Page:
The immunopathogenesis of psoriasis has been connected to both Th1 and Th17 effector cells, and our observation that IL-17, IL-22 and IFNγ levels in the blood of patients with psoriasis returned to baseline with effective therapy supports this notion [9-11, 39]. Furthermore, the increased proportion of IL-17-/IL-22-producing CD8+ T cells in the peripheral blood compared to healthy controls suggests their involvement in the immunopathogenesis of psoriasis, which has also been implicated by others [40]. In addition, the involvement of Tc17 cells in the immunopathogenesis was also evident by the positive correlation with individual clinical improvement measures. Similar to our findings, the therapeutic effectiveness of NB-UVB therapy has been associated with the corresponding Th1/Th17 pathway in psoriasis. In addition, in that study the role of innate immunity in psoriasis was suggested [41]. This has particularly been evaluated by the role of various Toll-like receptors in psoriasis. Thus, the expression of TLR2 has been found to be overexpressed in keratinocytes in psoriatic lesions [42], a finding also observed in our study with an increased expression of TLR2 on circulating monocytes (CD14+) and dendritic cells (CD11c+) in the peripheral blood of patients with psoriasis (data not shown). This study reflects the complexity behind the immunopathogenesis of psoriasis. It also reflects the following major confounding immunological elements. First, it confirms the importance of IFN-γ-, TNF-α-, IL-17- and IL-22-driven inflammatory response. Secondly, it suggests that these inflammatory cytokines are originating from both CD4+ and CD8+ T cells. Finally, this suggests that the inflammatory response is most likely predominantly driven by skin-homing tissue retaining T cells expressing the chemokine receptors CCR4 and CCR10.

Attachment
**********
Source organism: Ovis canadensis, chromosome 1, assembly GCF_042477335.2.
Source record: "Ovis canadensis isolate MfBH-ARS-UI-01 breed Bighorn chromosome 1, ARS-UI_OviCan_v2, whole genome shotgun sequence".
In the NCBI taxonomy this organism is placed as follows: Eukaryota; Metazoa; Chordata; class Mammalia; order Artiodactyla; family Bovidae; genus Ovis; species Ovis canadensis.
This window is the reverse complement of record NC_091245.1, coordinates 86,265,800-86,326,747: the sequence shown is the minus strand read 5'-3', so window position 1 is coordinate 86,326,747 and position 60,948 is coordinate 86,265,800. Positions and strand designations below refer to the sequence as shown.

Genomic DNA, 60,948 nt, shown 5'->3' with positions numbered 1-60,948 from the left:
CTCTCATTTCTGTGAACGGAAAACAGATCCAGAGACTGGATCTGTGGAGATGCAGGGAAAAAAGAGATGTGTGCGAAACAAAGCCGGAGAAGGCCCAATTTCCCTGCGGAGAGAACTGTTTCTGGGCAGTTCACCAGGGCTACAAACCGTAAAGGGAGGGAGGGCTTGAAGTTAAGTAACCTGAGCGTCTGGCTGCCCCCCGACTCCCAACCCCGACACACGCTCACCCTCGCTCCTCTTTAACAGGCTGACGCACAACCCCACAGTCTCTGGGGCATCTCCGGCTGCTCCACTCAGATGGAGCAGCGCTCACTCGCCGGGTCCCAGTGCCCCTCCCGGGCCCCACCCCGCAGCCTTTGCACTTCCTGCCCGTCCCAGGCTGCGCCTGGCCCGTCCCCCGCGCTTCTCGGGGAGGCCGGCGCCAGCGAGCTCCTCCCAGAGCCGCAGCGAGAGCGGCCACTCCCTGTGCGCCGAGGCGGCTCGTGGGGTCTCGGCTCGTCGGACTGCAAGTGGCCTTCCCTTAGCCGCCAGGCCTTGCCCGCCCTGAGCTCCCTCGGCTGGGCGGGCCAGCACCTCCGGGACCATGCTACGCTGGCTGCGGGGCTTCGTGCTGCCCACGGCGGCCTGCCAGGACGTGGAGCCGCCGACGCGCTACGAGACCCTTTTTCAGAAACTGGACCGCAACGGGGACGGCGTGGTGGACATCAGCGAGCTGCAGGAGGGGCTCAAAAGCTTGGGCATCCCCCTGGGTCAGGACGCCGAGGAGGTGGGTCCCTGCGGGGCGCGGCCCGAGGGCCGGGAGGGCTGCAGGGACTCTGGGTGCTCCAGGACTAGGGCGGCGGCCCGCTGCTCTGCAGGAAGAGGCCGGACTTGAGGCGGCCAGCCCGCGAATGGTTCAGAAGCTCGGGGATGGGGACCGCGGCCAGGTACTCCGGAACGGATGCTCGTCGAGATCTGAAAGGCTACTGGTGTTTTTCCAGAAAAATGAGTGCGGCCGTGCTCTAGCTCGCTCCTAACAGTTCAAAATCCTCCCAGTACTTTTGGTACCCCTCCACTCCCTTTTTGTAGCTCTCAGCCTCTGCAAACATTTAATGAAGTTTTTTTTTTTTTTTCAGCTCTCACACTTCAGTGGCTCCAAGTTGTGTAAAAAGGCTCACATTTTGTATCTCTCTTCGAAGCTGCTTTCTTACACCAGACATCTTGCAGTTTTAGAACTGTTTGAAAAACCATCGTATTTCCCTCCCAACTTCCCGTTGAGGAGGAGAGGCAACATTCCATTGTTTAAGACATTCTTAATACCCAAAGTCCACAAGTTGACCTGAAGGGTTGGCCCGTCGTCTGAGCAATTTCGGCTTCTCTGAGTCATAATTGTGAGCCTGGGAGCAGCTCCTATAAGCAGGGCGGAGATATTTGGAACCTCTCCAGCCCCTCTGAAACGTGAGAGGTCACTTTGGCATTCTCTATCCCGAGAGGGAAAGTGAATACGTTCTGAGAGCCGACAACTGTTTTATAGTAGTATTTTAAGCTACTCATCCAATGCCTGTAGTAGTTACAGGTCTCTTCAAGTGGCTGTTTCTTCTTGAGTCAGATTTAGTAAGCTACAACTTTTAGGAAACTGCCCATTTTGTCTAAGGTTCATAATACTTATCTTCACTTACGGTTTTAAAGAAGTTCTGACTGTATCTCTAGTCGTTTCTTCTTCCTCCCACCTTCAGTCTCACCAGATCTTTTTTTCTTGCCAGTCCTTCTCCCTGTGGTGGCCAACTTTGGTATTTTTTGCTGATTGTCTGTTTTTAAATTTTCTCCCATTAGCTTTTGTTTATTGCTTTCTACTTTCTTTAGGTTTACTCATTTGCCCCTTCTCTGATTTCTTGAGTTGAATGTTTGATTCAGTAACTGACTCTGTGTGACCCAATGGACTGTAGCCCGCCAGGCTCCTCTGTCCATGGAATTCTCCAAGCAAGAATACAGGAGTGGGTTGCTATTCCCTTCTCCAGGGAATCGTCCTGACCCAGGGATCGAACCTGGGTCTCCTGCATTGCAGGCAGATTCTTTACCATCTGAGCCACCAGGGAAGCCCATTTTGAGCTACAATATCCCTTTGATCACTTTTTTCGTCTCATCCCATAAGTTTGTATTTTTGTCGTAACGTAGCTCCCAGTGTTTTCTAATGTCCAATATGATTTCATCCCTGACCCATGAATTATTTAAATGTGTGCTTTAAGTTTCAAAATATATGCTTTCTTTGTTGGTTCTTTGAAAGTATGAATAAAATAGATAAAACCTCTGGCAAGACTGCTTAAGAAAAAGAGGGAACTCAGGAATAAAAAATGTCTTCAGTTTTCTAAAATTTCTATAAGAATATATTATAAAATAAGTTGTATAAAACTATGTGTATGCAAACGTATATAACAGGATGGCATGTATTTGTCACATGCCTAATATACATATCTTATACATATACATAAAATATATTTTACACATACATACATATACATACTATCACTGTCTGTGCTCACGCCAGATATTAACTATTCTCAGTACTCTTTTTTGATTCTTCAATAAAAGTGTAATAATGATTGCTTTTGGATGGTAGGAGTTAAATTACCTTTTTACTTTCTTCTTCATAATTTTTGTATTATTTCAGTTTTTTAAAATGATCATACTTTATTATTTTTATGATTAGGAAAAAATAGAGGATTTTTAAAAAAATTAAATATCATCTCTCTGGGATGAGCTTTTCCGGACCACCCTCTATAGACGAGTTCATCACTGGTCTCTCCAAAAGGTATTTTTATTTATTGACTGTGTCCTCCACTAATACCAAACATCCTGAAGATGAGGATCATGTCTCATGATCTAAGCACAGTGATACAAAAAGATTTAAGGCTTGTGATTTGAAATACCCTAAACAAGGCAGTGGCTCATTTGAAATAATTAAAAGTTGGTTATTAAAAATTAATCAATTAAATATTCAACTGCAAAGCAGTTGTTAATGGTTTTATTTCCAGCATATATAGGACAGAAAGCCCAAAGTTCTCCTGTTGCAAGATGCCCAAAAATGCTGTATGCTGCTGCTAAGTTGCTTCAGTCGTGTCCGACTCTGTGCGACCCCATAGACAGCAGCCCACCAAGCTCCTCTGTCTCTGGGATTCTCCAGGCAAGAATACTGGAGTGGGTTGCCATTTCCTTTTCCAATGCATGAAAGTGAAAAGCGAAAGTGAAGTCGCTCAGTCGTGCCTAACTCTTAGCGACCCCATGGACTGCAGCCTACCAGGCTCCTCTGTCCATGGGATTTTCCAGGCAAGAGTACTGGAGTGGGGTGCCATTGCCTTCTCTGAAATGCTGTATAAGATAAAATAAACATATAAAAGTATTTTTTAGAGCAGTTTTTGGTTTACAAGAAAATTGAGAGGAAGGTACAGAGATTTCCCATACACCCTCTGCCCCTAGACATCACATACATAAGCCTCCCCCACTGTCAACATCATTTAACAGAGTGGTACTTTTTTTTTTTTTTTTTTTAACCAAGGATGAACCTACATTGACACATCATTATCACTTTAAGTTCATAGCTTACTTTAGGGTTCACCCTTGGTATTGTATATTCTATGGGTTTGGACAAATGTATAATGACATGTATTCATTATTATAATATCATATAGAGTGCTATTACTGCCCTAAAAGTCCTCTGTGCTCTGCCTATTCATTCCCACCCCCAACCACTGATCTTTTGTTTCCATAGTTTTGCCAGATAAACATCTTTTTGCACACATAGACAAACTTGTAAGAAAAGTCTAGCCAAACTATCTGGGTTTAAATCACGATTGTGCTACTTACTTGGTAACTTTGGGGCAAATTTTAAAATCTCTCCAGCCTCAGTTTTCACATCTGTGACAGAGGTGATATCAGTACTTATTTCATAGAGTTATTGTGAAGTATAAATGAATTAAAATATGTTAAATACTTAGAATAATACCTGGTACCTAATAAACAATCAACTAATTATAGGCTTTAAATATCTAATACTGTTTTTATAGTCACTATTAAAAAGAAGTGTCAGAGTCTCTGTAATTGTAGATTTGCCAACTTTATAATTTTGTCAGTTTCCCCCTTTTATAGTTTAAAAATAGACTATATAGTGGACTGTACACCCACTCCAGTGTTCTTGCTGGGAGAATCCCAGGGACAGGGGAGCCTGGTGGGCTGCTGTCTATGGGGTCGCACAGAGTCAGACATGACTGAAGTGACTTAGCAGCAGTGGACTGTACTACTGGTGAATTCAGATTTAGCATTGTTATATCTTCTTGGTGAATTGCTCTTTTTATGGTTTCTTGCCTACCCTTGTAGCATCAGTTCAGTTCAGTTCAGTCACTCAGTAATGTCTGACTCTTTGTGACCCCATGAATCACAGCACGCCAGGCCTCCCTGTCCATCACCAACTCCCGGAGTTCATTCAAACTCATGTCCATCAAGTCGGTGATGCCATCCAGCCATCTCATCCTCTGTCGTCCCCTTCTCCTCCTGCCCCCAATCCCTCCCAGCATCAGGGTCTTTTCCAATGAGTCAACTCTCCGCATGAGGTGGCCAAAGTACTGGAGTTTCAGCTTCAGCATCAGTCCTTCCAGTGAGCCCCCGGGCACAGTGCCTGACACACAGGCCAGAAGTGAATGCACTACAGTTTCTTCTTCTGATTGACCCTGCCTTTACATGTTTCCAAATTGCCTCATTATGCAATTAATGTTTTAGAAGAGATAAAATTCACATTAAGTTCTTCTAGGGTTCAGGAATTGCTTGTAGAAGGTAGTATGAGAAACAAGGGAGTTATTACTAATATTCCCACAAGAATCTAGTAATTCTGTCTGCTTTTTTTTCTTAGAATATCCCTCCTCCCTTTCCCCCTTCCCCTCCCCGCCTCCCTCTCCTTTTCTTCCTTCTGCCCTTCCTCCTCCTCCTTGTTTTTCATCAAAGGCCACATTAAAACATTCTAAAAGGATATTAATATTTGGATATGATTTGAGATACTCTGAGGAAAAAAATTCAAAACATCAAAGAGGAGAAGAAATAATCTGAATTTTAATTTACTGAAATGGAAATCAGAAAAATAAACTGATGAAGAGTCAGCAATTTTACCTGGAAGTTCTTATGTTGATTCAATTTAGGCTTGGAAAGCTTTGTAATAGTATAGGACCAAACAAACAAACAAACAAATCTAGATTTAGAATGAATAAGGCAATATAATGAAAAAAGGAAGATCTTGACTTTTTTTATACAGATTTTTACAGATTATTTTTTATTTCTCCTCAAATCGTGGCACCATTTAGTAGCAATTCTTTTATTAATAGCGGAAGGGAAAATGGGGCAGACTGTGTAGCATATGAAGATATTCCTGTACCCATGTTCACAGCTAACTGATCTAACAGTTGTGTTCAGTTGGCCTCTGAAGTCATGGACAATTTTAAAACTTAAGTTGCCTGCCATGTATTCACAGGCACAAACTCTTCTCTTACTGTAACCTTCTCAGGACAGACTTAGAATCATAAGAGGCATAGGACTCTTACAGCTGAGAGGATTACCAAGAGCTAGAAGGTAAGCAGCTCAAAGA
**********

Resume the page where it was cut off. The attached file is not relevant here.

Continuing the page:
Acknowledgment

The authors would specially like to thank Esther Hjálmarsdóttir, Ingileif Jónsdóttir and Grímur Sæmundsen for their contribution and assistance, as well as the staff at the Dermatology and Immunology Departments of Landspitali University Hospital and staff at the BL clinic. This work was supported by the Landspitali University Hospital Research Fund, the Icelandic Technology Development Fund and the Blue Lagoon Research Fund.

Funding

This work was supported by the Landspitali University Hospital Research Fund, the Icelandic Technology Development Fund and the Blue Lagoon Ltd.

Conflict of interest

This study was conducted in collaboration with Blue Lagoon Ltd. and Landspitali University Hospital of Iceland.